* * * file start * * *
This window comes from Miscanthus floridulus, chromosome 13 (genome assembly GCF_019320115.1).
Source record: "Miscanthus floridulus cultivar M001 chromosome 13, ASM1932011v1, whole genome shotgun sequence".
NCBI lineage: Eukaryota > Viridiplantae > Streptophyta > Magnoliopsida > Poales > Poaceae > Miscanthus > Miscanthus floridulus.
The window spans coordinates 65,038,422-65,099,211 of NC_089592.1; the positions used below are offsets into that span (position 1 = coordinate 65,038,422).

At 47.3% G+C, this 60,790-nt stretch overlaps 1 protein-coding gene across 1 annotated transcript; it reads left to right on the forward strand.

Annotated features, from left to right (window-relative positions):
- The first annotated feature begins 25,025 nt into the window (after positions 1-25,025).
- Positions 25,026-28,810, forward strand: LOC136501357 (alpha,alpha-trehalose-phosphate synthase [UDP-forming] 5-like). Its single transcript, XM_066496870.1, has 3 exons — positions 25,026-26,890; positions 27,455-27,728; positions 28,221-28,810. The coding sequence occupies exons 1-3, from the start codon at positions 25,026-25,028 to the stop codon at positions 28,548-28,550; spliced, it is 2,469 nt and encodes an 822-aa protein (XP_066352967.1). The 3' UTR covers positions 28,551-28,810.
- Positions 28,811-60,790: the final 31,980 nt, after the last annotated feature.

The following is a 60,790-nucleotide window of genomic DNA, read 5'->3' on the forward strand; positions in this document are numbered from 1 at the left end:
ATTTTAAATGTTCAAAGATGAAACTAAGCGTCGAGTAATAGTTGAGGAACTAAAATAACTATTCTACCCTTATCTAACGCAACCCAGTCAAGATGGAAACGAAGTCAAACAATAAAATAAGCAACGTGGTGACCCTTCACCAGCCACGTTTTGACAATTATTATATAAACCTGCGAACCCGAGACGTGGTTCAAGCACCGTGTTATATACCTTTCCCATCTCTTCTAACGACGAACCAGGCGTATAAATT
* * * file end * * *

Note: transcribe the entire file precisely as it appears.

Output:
This window comes from Miscanthus floridulus, chromosome 13 (genome assembly GCF_019320115.1).
Source record: "Miscanthus floridulus cultivar M001 chromosome 13, ASM1932011v1, whole genome shotgun sequence".
NCBI lineage: Eukaryota > Viridiplantae > Streptophyta > Magnoliopsida > Poales > Poaceae > Miscanthus > Miscanthus floridulus.
The window spans coordinates 65,038,422-65,099,211 of NC_089592.1; the positions used below are offsets into that span (position 1 = coordinate 65,038,422).

At 47.3% G+C, this 60,790-nt stretch overlaps 1 protein-coding gene across 1 annotated transcript; it reads left to right on the forward strand.

Annotated features, from left to right (window-relative positions):
- The first annotated feature begins 25,025 nt into the window (after positions 1-25,025).
- Positions 25,026-28,810, forward strand: LOC136501357 (alpha,alpha-trehalose-phosphate synthase [UDP-forming] 5-like). Its single transcript, XM_066496870.1, has 3 exons — positions 25,026-26,890; positions 27,455-27,728; positions 28,221-28,810. The coding sequence occupies exons 1-3, from the start codon at positions 25,026-25,028 to the stop codon at positions 28,548-28,550; spliced, it is 2,469 nt and encodes an 822-aa protein (XP_066352967.1). The 3' UTR covers positions 28,551-28,810.
- Positions 28,811-60,790: the final 31,980 nt, after the last annotated feature.

The following is a 60,790-nucleotide window of genomic DNA, read 5'->3' on the forward strand; positions in this document are numbered from 1 at the left end:
ATTTTAAATGTTCAAAGATGAAACTAAGCGTCGAGTAATAGTTGAGGAACTAAAATAACTATTCTACCCTTATCTAACGCAACCCAGTCAAGATGGAAACGAAGTCAAACAATAAAATAAGCAACGTGGTGACCCTTCACCAGCCACGTTTTGACAATTATTATATAAACCTGCGAACCCGAGACGTGGTTCAAGCACCGTGTTATATACCTTTCCCATCTCTTCTAACGACGAACCAGGCGTATAAATT